Time was, a sub-$200 smartphone was impressive as long as it actually turned on and connected to a network of some kind. Those times are over — in the past couple of years, we’ve seen affordable flagships like the Asus ZenFone 2 boast nearly top-tier specs combined with cheaper builds and low price tags. Still, those affordable flagships tended to hover around $200 or $300, which, while much cheaper than actual flagships, isn’t exactly a budget range, either. Sub-$150 phones remained at the bottom of the barrel.
ZTE is looking to change that with their Grand X3. A look at the spec sheet will tell you that the phone is nothing to write home about, but for $130, it doesn’t need to be. Considering that it’s not completely stripped down in terms of features, it might just be the right choice for budget shoppers who want a little more than the bare minimum.
This is usually where a budget phone is most obviously a budget phone, but the Grand X3 looks and feels surprisingly nice for its price. It’s a little heavier (170.1 grams) than similar phones, but that isn’t necessarily bad. At 5.5″, the Grand X3 is big enough to where the extra thickness (9.4 mm) and weight make it more ergonomic than the overly thin premium phones. That’s helped by a soft-touch back that feels far nicer than what you would expect from a $130 phone. In terms of look and feel, it’s one of the better plastic smartphones I’ve ever used by far.
Being a very cheap phone, a lot of extra features have been left off. There’s no fingerprint sensor, nor would we expect one at this price. There’s a lot that we’re surprised to see, though — there’s 2.5D curved glass on the screen, something we usually see on much more expensive phones. ZTE definitely used cheaper materials for the phone, but they wisely chose to spring for a few features that go a long way in making the phone appear much more expensive than it is.
It’s good that the outside of the phone is so impressive, because on the inside, the Grand X3 is unabashedly budget. It runs on a Qualcomm Snapdragon 210 SoC with a quad-core 1.3 GHz CPU, which was low end when it was introduced two years ago. Having 2 GB of RAM is adequate, and while having only 16 GB of internal storage was probably necessary to keep the cost down, storage capacity that low will hamper the phone’s usefulness. Fortunately, there is a MicroSD card slot that can expand storage by up to 64 GB.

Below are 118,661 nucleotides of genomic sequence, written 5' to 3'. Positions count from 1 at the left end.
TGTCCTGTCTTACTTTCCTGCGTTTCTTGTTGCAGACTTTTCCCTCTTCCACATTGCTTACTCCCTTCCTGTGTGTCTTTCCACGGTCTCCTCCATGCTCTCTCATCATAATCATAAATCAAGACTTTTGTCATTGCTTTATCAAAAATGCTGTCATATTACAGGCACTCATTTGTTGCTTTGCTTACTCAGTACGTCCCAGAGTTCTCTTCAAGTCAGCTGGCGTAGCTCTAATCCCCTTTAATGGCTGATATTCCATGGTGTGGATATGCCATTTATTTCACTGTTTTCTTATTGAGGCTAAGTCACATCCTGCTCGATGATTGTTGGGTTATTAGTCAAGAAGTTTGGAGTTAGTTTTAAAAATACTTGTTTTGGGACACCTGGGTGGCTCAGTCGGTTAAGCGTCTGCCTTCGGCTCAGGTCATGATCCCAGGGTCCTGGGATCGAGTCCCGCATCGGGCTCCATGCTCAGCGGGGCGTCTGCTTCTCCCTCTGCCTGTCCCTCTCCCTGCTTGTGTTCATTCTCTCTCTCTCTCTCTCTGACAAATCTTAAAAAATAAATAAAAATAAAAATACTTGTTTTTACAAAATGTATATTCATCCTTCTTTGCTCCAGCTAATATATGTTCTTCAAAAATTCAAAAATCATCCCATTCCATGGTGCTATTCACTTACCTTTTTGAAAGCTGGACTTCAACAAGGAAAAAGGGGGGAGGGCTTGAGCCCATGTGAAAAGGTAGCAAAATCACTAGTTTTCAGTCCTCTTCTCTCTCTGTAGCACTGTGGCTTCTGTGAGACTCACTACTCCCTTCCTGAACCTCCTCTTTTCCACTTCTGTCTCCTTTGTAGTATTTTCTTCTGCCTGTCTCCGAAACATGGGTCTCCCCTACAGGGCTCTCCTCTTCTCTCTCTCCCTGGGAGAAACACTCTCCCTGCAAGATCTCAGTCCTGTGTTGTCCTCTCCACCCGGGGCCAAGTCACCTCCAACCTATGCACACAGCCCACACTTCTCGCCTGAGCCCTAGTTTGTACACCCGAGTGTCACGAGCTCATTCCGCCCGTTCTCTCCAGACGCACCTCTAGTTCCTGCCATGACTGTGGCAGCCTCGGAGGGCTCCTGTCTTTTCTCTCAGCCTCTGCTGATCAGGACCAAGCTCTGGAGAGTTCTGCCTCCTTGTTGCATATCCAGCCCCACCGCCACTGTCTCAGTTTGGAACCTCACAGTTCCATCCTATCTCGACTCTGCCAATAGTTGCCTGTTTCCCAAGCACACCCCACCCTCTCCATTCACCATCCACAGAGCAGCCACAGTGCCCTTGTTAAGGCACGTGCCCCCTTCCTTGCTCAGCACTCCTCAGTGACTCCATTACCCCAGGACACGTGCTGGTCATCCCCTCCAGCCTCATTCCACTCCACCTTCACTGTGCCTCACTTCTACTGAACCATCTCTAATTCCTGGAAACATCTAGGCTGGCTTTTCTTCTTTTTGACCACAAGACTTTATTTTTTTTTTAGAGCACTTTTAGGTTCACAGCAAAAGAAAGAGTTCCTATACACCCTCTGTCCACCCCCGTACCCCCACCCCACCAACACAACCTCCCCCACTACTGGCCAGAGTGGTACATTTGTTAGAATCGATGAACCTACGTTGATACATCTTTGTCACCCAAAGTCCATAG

It’s not too surprising that the Grand X3 struggles with benchmark tests. Over three runs of the PC Mark for Android Work test, the Grand X3 scored 3,091, 3,069, and 3,158, while scoring 23949 on AnTuTu. That puts it down there with the original Moto G, and not near anything else that’s come out anytime recently. The Snapdragon 210 really shows its age — while the phone can launch apps without much slowdown, there is some stuttering and lag while loading content within apps. Occasionally, loading times become long enough to become a distraction.
Graphics performance is bare bones. The Grand X3 scored 118.1 frames on the GFXBench GL 3.1 1080p Manhattan Offscreen test and flat out couldn’t handle the 3D Mark Sling Shot ES 3.0 test (the older version of the test). Watching videos and playing simple 2D games is fine, but the Grand X3 chugs hard when it comes to 3D games. That’s just a bit of expectation setting, though — a budget phone isn’t being purchased with 3D gaming in mind, and that’s not a problem.
There are some (literal) bright spots here. The 1280 x 720 resolution display is very bright and performs capably even in direct sunlight. The colors are a bit muted, but I was pretty satisfied considering the price range. A lot of other phones in this price range bottom out fully and use 854 x 480 displays, so getting an HD display on a $130 phone seems like a win to me.
Another nice bonus is audio. The Grand X3 uses Dolby Audio, and while there are no fancy speakers in use here, what ZTE did use gets very loud. If you want to watch a video without using headphones on the Grand X3, believe me, you won’t have any problems.